My mistake. It should only set marginal costs equal to marginal benefits for each stage in development. Cost and benefit should only be about equal at birth.

"When this curve was compared with a curve showing changes in reproductive potential over the life cycle (a pattern calculated from Canadian demographic data), the correlation was fairly strong. But much stronger - nearly perfect, in fact - was the correlation between the grief curves of these modern Canadians and the reproductive-potential curve of a hunter-gatherer people, the !Kung of Africa."

Can someone clarify this? What is this? At first I thought that it'd be the expected number of kids one would have over the rest of their life, but I don't see how that could go ever go up.

Wow, I sure put my foot in my mouth there. Remind me to have coffee *before* posting. :)

At first I thought that it'd be the expected number of kids one would have over the rest of their life, but I don't see how that could go ever go up.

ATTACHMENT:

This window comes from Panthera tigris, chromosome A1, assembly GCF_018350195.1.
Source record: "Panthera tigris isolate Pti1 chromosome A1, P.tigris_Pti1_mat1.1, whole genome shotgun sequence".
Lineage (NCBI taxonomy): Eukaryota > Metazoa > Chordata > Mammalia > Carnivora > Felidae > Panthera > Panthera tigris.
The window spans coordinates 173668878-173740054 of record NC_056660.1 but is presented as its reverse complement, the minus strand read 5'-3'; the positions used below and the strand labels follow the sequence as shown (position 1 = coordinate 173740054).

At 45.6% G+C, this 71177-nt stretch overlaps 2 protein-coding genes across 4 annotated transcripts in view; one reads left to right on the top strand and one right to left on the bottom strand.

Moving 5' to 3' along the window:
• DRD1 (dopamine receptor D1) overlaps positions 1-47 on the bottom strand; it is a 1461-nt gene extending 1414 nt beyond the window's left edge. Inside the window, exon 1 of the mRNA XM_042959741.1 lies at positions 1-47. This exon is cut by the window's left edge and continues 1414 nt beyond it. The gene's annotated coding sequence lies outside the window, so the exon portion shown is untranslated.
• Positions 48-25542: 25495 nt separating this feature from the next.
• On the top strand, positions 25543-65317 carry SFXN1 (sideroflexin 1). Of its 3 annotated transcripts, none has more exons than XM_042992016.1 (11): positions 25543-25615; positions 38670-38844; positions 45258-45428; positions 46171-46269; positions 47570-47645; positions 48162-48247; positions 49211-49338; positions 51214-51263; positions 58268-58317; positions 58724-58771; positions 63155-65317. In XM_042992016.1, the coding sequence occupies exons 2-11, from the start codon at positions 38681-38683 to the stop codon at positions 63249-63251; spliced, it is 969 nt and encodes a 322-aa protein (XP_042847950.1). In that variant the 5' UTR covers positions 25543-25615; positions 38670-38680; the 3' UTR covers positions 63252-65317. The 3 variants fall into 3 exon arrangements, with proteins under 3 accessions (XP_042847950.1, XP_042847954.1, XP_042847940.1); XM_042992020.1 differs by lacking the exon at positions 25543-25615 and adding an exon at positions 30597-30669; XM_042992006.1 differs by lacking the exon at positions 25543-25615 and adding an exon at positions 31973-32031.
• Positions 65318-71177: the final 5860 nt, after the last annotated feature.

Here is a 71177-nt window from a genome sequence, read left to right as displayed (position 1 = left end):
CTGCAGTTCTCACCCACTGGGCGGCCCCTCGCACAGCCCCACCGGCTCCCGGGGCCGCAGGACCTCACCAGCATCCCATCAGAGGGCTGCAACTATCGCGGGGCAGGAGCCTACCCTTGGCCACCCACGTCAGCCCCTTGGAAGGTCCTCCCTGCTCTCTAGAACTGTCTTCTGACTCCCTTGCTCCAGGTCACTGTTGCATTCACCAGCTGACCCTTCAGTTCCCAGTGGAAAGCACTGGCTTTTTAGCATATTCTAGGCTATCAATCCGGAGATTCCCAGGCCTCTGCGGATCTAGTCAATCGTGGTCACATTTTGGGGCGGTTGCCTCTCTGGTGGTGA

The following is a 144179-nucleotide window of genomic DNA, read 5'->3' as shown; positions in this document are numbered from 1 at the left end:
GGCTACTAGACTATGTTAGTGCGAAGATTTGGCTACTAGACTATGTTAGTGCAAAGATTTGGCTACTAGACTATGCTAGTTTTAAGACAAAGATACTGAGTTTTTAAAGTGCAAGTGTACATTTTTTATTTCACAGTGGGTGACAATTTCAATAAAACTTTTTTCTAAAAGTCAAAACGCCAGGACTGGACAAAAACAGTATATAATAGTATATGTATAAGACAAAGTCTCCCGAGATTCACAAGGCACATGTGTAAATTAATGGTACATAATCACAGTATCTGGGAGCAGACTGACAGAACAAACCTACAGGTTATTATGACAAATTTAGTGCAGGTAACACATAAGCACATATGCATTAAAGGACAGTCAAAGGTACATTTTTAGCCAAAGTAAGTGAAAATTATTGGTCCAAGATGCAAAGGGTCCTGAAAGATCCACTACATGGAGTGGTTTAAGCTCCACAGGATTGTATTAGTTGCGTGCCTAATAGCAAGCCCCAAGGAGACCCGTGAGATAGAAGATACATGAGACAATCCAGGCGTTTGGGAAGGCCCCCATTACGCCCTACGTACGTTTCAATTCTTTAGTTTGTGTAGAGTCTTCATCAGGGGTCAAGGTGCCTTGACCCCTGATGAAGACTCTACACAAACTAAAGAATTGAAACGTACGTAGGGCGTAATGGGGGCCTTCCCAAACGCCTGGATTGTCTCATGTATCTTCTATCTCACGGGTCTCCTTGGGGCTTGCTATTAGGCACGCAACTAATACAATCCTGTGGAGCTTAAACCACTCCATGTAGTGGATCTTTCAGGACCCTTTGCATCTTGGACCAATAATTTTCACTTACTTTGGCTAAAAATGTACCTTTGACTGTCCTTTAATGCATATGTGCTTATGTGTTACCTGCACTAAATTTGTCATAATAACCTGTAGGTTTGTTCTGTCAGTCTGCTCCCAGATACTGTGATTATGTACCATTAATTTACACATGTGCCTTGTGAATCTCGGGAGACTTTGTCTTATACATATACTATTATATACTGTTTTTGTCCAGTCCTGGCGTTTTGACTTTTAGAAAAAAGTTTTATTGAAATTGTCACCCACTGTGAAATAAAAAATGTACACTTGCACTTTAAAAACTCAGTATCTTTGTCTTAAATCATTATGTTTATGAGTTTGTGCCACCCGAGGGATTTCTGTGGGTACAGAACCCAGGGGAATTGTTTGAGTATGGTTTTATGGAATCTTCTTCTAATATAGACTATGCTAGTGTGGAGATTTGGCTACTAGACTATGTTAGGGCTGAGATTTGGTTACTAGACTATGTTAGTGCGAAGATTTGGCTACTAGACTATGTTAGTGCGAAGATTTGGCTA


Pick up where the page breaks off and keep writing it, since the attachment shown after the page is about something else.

An adult can start having kids right now, whereas infant has to survive to adulthood first.

The parental grief is not even subconsciously about reproductive value - otherwise it would update for Canadian reproductive value instead of !Kung reproductive value. ... Parents do not care about children for the sake of their reproductive contribution. Parents care about children for their own sake.
This just doesn't follow. Just because there is one feature that isn't taken into account and updated optimally in grief intensity doesn't imply that nothing else is taken into account but "the childrens' own sake", whatever that means.